Mary Asutin was Freddie Mercury's girlfriend in the 1970s, subject of the song 'Love of My Live' and Freddie's longtime friend and companion until his death.
Mary Austin was born in 1951 in Fulham, West London. she was 19 when she first met Freddie. Until then, her life had been deprived. Her parents were poor. Her father worked as a hand-trimmer for wallpaper specialists and her mother was a domestic for a small company. Both parents were deaf and communicated through sign language and lip-reading.
At 15 she left the school and began to work as a secretary.
1970s Freddie's girlfriend
It was while working as a customer PR at the trendy Biba store in London, where her customers included Paul McCartney and Mick Jagger, that she met Freddie and Roger Taylor, who ran a stall in nearby Kensington Market selling old clothes and Freddie's artwork. Mary still has one of his excellent drawings of Jimi Hendrix.
Although Freddie was quite intimidating, Mary found herself fascinated by his "wild-looking artistic musician." She says: "He was like no one I had ever met before. He was very confident and I have never been confident. We grew together. I liked him - and it went on from there."
But when Freddie first asked her for a date on his 24th birthday, Mary pretended she was busy on that particular night.
"I was trying to be cool," she recalls with a smile, "not because there was any real reason I couldn't go. But Freddie wasn't put off. We went out the next day instead. He wanted to go and see Mott The Hoople at the Marquee Club in Soho. Freddie didn't have much money then and so we just did normal things like any other young couple. There were no fancy dinners - they came later when he hit the big time. It took about three years for me to really fall in love. But I had never felt that way about anyone."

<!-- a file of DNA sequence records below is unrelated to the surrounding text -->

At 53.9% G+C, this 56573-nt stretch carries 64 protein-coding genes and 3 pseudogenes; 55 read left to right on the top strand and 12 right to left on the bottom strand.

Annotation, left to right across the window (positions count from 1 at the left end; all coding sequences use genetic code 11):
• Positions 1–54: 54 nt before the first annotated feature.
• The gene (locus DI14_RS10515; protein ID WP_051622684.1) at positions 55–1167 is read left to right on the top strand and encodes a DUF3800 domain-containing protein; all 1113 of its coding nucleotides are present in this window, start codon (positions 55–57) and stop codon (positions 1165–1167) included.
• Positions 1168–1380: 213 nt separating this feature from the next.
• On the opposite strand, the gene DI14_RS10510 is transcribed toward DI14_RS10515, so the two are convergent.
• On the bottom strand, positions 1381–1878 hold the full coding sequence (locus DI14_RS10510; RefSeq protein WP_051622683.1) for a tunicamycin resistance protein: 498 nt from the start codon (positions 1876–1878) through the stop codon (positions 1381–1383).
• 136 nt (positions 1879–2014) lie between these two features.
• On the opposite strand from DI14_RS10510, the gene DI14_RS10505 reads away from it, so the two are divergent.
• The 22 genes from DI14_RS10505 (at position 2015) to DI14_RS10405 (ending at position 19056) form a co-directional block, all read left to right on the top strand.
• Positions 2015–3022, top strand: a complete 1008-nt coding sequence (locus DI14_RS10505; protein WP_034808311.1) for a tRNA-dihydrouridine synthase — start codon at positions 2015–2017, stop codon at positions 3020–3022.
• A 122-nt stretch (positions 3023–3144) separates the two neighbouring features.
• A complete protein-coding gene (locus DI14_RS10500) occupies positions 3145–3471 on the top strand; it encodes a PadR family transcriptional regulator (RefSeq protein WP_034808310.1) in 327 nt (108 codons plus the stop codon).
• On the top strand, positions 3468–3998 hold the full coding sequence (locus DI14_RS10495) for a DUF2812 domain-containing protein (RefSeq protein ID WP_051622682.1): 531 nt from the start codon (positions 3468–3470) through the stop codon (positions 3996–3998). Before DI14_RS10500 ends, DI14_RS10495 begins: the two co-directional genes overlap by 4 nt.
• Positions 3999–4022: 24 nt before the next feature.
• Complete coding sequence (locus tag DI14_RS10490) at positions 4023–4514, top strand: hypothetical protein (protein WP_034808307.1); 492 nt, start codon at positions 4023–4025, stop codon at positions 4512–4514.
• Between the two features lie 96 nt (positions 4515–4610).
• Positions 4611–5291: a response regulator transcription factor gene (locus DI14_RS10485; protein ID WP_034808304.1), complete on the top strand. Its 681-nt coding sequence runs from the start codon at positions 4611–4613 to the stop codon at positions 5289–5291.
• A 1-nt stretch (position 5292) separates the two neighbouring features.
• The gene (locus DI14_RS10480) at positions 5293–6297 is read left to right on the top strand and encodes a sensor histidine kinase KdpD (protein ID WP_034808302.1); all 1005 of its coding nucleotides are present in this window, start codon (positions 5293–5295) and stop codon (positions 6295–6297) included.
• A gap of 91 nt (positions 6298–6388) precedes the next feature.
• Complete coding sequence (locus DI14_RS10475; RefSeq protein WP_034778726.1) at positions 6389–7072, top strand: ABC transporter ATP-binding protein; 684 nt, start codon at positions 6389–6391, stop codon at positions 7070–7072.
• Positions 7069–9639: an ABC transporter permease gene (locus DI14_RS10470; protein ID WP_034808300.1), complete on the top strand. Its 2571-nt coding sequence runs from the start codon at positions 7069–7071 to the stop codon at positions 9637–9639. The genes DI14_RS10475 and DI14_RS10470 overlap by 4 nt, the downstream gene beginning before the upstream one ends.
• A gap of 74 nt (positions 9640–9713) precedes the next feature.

She first shared a £10-a-week bedsit with Freddie in Victoria Road, Kensington. After two years together they moved to a larger, self-contained flat in Hollad Road, which cost them £19 a week. By then Queen had signed a record deal and had their first big hit, "Seven Seas of Rhye". It was at a showcase held at Ealing Sollege of Art, Freddie's old art school, that Mary first recognised his star quality.
Mary remembers the first time she took Freddie, with his thick mane of long, black hair, home to meet her father in their terraced Fulham home. "I hadn't warned my father how extraordinary looking Freddie was and so I think my father handled the situation very well. Sadly, my mother never met Freddie as she had died four years earlier. My father opened the door and just stayed very calm and treated Freddie very warmly. there were a few glances and comments from the neighbours. Afterwards I realised bringing home this musician must have been quite a shock for him."
It was after they had moved to their second flat in Holland Road that MMary first started to think something was going wrong with their six-year relationship.
Everything changed one day when Freddie told her he had something important to say, something that would change their whole relationship forever. Mary explains, "Being a bit naive, it had taken me a while to realise the truth. Afterwards he felt good about having finally told me he was bisexual." Mary decided to move out, but Freddie insisted she shouldn't move too far from him. After a six-year relationship, Freddie and Maru split up in 1980.
1980s and beyond
Mary and Freddie kept their friendship through all his life, even he was the godfather of her oldest son, and long before he told any of his close friends or the fellow members of Queen that he had AIDS, Freddie confided his secret to Mary. From that moment she was there each day to try to comfort him as he gradually became more ill. Realising he was starting to lose his sight and with his body becoming so weak that finally he couldn't ever get out of bed, Freddie decided to face up to dying by refusing to take his medication. Mary had been his bedrock and a particular comfort in his final years, leading up to his death in 1991.
At the same time she was preparing for the birth of a second bay, Jamie and she was spending time with her partner Piers Cameron and looking after her eldest son Richard.
Mary, whose life is no longer such a struggle, today shares her magnificent house with Nick, the London businessman she married two years ago. Without telling anyone, they wed on Lond Island with just Mary's two sons, Richard and Jamie, by their side.
Photos 1-6: June 1974, Freddie and Mary at Mick Rock’s studio, by Mick Rock.
Photos 7-10: Mary with Freddie and Mick Rock touring with Queen, 1974, by Mick Rock.
Photos 11-12: Mary and Freddie backstage at Rainbow Theatre, 1974, y Mick Rock.
From the book ‘Classic Queen’ (2007), scans from our deleted page www.family-queen.webs.com